Digital “health passport” trials underway to help reopen borders | Air Transport

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A new digital ‘health passport’ will be flown by a small number of passengers traveling from the UK to the US for the first time next week as part of plans for a global framework for Covid-safe air travel.

The CommonPass system, supported by the World Economic Forum (WEF), is designed to create a common international standard for passengers to demonstrate that they do not have coronavirus.

However, critics of similar systems point to concerns about the sensitivity and specificity of testing in various countries, amid fears of increased surveillance of population movements.

Paul Meyer, CEO of the Commons Project, which received seed funding from the Rockefeller Foundation two years ago and created the digital health pass, said countries that have closed their borders and imposed quarantines were looking for ways to “thoughtfully reopen” their borders.

“It’s hard to do,” he told The Guardian. “You have to be able to assess the health of incoming travelers… Hopefully we will start to see some vaccines hit the market soon, but there won’t be just one vaccine.

“Some countries are probably going to say, ‘OK, I want to see the documentation that you got one of these vaccines, but not one of these vaccines.’

Highlighting existing requirements in a number of countries, including paper evidence of a yellow fever vaccination, Meyer said similar evidence – digitally preserved – for the coronavirus may soon be required for travel in “the future. predictable”.

He added, “This is about mitigating the risk. There is no perfectly safe solution. This is to provide information that can help countries reduce the risk of spread. “

The trial will apply to passengers traveling from Heathrow to Newark, United States, on a United Airlines flight on Wednesday.

Testing by private testing company Prenetics will be administered by travel and medical services company Collinson at Covid-19 testing facilities set up with Swissport. He follows a Cathay Pacific pilot on flights between Hong Kong and Singapore.

However, the test typically used in the UK is not an infectivity test, experts said, because it does not distinguish between those who have the virus and are infectious and those who no longer are. There have been many false results as a result.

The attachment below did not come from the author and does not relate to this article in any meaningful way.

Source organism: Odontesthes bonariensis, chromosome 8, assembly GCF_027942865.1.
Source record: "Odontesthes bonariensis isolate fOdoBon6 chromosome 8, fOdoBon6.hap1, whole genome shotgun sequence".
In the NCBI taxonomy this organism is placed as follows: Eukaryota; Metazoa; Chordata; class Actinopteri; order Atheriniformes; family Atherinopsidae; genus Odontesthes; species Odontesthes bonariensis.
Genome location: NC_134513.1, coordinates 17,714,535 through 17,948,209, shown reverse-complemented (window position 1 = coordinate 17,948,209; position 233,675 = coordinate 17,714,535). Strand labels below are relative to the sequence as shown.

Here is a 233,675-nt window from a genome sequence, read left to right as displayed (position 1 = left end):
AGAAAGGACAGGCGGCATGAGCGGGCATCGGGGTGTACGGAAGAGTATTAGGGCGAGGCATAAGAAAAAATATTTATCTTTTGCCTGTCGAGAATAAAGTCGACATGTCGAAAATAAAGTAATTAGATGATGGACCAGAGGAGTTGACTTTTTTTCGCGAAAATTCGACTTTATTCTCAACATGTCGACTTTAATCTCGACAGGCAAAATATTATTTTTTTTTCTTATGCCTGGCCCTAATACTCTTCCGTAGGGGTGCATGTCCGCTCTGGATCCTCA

It is also suspected that such programs could allow better monitoring of people’s movements and health status, an article published in the Lancet said on Friday. However, he added, they can facilitate safer travel and privacy concerns are neither unique nor insurmountable.

CommonPass confirms a traveller’s compliance with US border requirements after being tested at London Airport up to 72 hours before travel and by completing a medical screening questionnaire.

A QR code that can be scanned by airline staff and border officials is then produced if the test is negative. The process for obtaining reimbursement for the flight after a positive test was unclear. CommonPass will be paid by airlines for the service.

Most arrivals in the UK are currently required to be quarantined for a fortnight, with only around 45 countries on the list of ‘travel corridors’ without the country’s quarantine.

Mark Burgess, director of process improvement at Heathrow, told The Times: ‘For some time now, Heathrow has called for the creation of a common international standard and cross-border pilot projects, as these could help governments around the world and industry to reap the benefits. aviation testing. “

A spokesperson for the Department of Transportation said, “The government is working at the pace of the industry to identify and implement options to reduce the period of self-isolation through testing while protecting public health.

“We are consulting closely with partners in the aviation, travel, health and testing sectors as well as devolved administrations to develop measures as quickly as possible to support the recovery of the travel sector.”

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